If current polling is accurate you can add Rep. John Conyers (D-MI) and Sen. Harry Reid (D-NV) to the list of vulnerable Democrats in 2010. The Las Vegas Review Journal reported last Sunday that Sen. Reid is trailing both likely Republican challengers in recent polls:
It’s the highest stakes ever for a Nevada election, and former boxer Sen. Harry Reid is on the ropes early. Either Republican Danny Tarkanian or Sue Lowden would knock out Reid in a general election, according to a recent poll of Nevada voters.
The results suggest the Democratic Senate majority leader will have to punch hard and often in order to retain his position as the most accomplished politician in state history, in terms of job status.
Nevadans favored Tarkanian over Reid 49 percent to 38 percent and Lowden over Reid 45 percent to 40 percent, according to the poll.
Ouch, anytime an incumbent polls below 50% he’s considered vulnerable, not necessarily beatable but vulnerable. When incumbent can barely muster 40% of the vote in a state he’s represented for 22 years he isn’t just vulnerable he’s political road kill.
Under normal circumstances I’d expect party leaders to suggest retirement but I can’t see that happening here… Democrats can’t afford the embarrassment of having a second Majority Leader booted from office by his own constituents so they’re going have to go to the mat for him and fight for his seat.
Reid isn’t the only Democrat showing weakness in recent polls The Hill reports that House Judiciary Committee Chairman John Conyers may face a tough reelection fight as well:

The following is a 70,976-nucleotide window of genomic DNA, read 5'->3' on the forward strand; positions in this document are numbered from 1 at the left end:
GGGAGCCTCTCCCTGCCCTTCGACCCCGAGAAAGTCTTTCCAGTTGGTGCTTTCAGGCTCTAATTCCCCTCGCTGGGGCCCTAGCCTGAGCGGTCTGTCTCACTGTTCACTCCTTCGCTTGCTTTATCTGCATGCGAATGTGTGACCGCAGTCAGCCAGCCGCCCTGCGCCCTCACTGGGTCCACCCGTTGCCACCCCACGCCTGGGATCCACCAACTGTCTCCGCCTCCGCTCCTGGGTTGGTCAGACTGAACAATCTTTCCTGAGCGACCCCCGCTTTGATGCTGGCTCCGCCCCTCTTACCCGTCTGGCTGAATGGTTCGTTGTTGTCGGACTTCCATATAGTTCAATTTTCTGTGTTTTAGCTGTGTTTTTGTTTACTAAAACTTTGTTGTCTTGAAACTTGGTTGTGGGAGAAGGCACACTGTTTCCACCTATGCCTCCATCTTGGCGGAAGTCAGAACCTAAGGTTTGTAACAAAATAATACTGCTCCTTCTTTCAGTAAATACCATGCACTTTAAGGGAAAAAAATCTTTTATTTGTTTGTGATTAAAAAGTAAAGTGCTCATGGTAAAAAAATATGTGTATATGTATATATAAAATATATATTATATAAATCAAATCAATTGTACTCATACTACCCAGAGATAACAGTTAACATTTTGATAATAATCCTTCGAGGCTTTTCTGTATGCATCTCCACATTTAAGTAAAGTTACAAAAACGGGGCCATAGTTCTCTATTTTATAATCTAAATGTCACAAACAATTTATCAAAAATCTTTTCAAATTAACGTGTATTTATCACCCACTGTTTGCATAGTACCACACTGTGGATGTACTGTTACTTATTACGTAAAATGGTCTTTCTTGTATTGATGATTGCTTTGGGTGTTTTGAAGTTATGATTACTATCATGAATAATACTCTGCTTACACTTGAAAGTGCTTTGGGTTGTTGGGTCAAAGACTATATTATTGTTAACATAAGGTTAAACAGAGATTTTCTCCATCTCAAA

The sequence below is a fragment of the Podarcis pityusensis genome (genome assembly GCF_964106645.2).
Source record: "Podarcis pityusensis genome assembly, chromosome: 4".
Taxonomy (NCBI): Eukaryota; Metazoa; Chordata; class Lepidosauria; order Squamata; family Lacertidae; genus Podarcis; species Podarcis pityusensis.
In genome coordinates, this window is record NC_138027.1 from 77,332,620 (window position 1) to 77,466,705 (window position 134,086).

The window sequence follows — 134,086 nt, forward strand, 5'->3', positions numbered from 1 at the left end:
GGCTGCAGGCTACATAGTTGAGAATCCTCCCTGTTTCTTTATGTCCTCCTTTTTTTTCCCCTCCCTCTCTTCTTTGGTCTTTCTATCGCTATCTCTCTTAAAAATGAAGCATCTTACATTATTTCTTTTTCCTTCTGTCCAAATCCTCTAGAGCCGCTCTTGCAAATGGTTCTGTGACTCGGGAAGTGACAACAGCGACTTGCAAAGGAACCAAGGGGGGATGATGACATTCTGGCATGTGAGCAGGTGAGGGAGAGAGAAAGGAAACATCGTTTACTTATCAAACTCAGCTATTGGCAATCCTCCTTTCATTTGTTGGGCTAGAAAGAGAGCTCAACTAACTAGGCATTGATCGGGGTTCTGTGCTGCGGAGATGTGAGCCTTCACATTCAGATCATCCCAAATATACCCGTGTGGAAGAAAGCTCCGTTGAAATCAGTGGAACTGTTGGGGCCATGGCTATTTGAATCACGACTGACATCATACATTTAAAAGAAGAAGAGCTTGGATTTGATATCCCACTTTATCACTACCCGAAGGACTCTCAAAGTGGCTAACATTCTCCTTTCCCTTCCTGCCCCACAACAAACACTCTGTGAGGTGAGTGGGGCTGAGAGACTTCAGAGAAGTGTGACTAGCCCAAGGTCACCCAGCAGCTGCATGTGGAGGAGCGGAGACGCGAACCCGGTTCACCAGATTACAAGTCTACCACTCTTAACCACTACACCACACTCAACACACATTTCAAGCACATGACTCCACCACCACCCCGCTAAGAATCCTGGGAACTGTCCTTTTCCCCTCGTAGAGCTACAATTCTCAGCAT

House Judiciary Committee Chairman John Conyers (D-Mich.) could face a tough reelection race in 2010, according to a new, independent poll released this weekend.
40 percent of Conyers’s constituents said he deserved reelection, according to a poll conducted earlier this month by the Lansing, Mich.-based Deno Noor Polling, in conjunction with the Rossman Group and Perricone Group.
44 percent of Detroiters represented by Conyers said they would prefer to elect someone else. 15 percent were unsure or didn’t know.
The 80-year-old Conyers has served in Congress since 1965, making him one of the longest-serving members of Congress still in office. He could face a challenging reelection, though, due to the conviction of his wife, Monica Conyers, for bribery charges incurred while she served as President Pro Tempore of the Detroit City Council.
If we take the poll numbers at face value Rep. Conyers is vulnerable… he’s undoubtedly been hurt by his wife’s bribery scandal, the collapse of the auto industry and his comments about not reading bills before voting on them. The real question isn’t whether he’s vulnerable, it’s whether Republicans can mount and effective challenge.